Fig. 2 shows, also diagrammatically, a combination of units suitable for reproducing a transcription with proper compensation for the pre-emphasis' so as to restore the reproduced sound to its original valuesat all frequencies;
Fig. 3 shows a curve of electrical response of lthe amplifier system in relation to frequencyas obtained when it is desired to exaggerate or preemphasize both the high and low 'frequencies without causing overload to the system; Fig. 4 shows aclaracteristiccurve of cut-velocity in relation to frequency which results from the electromechanical design of the cutter head asused the heretofore known recording systems;
velocity in relation to frequency when the recording .units arassembled in such manner as to combine"the effects -ofthe characteristics shown in Figs. 3 and 4;
Figs. 6, '1 and8 are typical filter networks such as may be employed for producing the desired `characteristic curvesof velocity versus pensation.
frequency; and y Fig. 9 lis a filter suitable Tests conducted over an extended period have shown that in typical programs mostof the energy lies between the frequencies of .150 and 500 C. P. S. Above and below these frequencies the program'componets are extremely Y ortant froml a quality standpoint, but play-o y a Y small partin establishing the program peak Y levels. It is', therefore, possible toover-exaggerate or pre-emphasize the high and low frequenl cies without'causing overload of a system which will equally accept` all frequencies. The curve y shown in Fig. 3 has been found practical for preemphasizing lthe extreme low and high fre-v quencies when feeding a system as described above.- This curve results in overloadbeing almost as likely to occur at one frequency as anf other, instead of predominately occurring .within level. Earlier engineering practice indicated'that-- such a system was optimum-#that is, one which would operate equallvwell overthe entire audio spectrum. 1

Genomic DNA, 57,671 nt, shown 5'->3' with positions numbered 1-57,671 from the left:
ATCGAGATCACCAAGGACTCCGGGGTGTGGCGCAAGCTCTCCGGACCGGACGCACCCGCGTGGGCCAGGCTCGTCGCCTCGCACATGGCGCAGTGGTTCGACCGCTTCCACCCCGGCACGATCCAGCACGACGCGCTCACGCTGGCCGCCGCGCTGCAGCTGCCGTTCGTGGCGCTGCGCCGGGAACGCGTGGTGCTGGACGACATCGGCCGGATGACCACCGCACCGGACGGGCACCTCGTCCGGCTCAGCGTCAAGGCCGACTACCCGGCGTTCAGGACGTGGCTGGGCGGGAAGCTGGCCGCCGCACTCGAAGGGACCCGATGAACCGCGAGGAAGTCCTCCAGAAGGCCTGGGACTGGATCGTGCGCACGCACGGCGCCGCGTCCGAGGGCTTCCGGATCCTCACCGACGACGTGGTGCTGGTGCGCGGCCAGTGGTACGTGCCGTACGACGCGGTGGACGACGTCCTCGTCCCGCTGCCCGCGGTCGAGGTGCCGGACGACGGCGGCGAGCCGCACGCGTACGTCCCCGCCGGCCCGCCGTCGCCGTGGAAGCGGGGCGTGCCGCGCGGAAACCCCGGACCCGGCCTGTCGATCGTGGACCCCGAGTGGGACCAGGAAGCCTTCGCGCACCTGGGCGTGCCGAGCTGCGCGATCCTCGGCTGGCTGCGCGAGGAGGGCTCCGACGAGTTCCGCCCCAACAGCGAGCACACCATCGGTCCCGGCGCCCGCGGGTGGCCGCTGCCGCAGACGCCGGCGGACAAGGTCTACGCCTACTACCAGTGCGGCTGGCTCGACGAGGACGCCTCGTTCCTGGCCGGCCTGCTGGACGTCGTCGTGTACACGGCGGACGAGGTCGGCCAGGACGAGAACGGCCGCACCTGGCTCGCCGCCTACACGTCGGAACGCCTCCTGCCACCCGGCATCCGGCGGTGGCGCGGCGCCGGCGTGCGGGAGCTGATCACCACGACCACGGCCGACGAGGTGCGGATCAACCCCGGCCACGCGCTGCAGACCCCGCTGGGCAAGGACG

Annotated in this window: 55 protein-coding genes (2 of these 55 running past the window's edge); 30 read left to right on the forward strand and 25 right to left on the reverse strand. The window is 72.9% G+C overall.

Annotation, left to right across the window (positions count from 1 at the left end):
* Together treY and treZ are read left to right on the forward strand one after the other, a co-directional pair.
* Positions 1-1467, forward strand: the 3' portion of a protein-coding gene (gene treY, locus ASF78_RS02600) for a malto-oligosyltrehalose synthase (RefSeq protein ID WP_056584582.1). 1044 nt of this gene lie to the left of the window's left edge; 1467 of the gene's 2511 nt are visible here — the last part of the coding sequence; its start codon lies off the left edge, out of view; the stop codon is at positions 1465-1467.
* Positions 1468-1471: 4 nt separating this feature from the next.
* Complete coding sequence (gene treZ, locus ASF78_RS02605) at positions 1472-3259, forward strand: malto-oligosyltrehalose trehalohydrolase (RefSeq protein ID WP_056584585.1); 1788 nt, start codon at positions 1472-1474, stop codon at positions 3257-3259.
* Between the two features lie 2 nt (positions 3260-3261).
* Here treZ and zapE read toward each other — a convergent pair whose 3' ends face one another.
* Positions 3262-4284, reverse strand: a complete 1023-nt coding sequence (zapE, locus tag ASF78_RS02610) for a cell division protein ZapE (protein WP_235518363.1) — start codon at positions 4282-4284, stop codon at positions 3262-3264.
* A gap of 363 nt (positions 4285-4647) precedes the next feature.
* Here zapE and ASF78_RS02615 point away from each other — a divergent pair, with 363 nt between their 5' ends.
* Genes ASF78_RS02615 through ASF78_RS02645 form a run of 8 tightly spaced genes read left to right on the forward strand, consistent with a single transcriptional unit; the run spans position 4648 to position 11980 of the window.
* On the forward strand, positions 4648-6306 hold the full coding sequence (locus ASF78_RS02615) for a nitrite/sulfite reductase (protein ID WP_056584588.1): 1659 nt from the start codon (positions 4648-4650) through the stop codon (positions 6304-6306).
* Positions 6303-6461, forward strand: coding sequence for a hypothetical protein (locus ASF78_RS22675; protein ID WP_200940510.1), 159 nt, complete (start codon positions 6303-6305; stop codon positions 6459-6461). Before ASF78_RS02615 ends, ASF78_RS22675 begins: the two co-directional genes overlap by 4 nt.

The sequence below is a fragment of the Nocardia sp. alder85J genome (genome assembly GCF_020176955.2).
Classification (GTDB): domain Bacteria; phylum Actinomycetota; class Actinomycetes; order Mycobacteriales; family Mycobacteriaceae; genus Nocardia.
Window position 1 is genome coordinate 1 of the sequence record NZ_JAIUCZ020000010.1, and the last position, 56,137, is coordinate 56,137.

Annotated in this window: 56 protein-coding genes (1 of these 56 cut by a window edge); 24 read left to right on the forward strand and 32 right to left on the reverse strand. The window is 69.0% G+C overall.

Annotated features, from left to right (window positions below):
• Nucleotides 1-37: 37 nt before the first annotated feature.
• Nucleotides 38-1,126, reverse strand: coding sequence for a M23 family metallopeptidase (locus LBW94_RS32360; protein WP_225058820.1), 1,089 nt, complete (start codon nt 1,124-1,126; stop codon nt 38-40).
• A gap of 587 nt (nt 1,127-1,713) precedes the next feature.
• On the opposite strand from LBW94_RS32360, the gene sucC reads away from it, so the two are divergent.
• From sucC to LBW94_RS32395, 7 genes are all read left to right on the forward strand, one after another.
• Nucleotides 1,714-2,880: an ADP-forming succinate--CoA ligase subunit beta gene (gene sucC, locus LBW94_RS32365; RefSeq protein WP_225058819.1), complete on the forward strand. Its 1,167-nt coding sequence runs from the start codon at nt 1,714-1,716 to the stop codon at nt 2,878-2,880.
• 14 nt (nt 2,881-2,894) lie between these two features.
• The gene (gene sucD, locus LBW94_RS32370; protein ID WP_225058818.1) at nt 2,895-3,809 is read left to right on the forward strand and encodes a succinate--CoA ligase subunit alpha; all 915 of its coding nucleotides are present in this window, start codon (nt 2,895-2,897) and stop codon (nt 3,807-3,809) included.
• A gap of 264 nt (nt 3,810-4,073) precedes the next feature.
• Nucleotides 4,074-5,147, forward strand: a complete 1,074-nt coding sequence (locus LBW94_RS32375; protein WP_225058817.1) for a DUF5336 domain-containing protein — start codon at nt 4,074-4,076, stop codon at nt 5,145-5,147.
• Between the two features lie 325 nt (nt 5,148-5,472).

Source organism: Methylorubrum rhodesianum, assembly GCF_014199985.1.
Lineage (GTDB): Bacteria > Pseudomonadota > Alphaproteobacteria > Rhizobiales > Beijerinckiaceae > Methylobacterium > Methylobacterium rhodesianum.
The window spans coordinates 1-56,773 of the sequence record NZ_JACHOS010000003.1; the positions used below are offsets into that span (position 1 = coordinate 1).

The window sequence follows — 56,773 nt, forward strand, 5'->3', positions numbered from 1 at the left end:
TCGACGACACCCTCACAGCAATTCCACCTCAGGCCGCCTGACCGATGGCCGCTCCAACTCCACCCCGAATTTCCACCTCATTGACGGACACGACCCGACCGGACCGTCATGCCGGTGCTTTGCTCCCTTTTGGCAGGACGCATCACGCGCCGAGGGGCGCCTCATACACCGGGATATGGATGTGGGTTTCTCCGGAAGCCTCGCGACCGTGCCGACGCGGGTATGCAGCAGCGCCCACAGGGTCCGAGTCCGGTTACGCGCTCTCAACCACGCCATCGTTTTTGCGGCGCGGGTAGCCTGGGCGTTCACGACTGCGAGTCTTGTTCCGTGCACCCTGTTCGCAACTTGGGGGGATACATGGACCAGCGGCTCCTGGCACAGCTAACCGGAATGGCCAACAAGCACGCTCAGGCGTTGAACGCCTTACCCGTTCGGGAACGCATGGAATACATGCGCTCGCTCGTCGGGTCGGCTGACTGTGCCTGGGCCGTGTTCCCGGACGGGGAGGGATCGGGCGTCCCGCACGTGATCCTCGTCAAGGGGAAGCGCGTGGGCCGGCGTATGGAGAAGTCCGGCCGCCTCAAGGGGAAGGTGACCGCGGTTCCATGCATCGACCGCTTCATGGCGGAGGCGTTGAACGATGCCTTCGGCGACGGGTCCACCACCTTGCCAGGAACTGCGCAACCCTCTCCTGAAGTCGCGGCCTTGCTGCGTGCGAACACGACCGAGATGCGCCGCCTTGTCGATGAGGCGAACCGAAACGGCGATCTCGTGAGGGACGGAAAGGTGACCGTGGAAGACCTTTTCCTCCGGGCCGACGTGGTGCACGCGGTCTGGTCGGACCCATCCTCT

Our invention will be described in more de- .the 15 0 to 500 C.,v P. S. range. 'I'hus itis possible to preserve' essentially. the-same program'V level around 300 C. P. S. and at thesame time increase'the level on the' extreme lows and highs. Tov properly reproduce a preemphasized tran scription, it is necessary to apply compensation Fig. 5 shows a characteristic curve of-cut 4 yfor play-back comto the reproducer circuit which has a characteristic that is the inverse of the recorded 'characteristic. By applying this compensation, the various noises and distortions introduced in the recording and reproducing channel between the points of pre-emphasis and compensation are greatly reduced, thereby giving rise to superior transcription reproduction.
at l feeding to an amplifier 2 the output from which issuitably filtered in a pre-emphasis filter 3 'for obtaining the necessary characteristic of response versus frequency. The output from the pre-emphasis filter 3 is taken through an automatic volume controlled amplifier 4 and delivered to the cutter head 5 which operates on the disc 6, resting on the turntable 1. Details of filter networks and volume control which may be ineluded in the units 3 and 4 will be hereinafter given.
Referring to Fig. 2, we show a system for reproduction in which the turntable 1 carries a recorded disc 6, the record track of which is traversed by a pick-up device 8. The electric waves from the pick-up device are fed to a compensating illter 9. This compensating iilterinverts the characteristic obtained by the pre-emphasis lter 3 and delivers the highqu'ality audio waves to an amplifier l0, the output from which may be carried to any suitable utilization device- Il such as aloud speaker or the modulator for a broadcasting transmitter.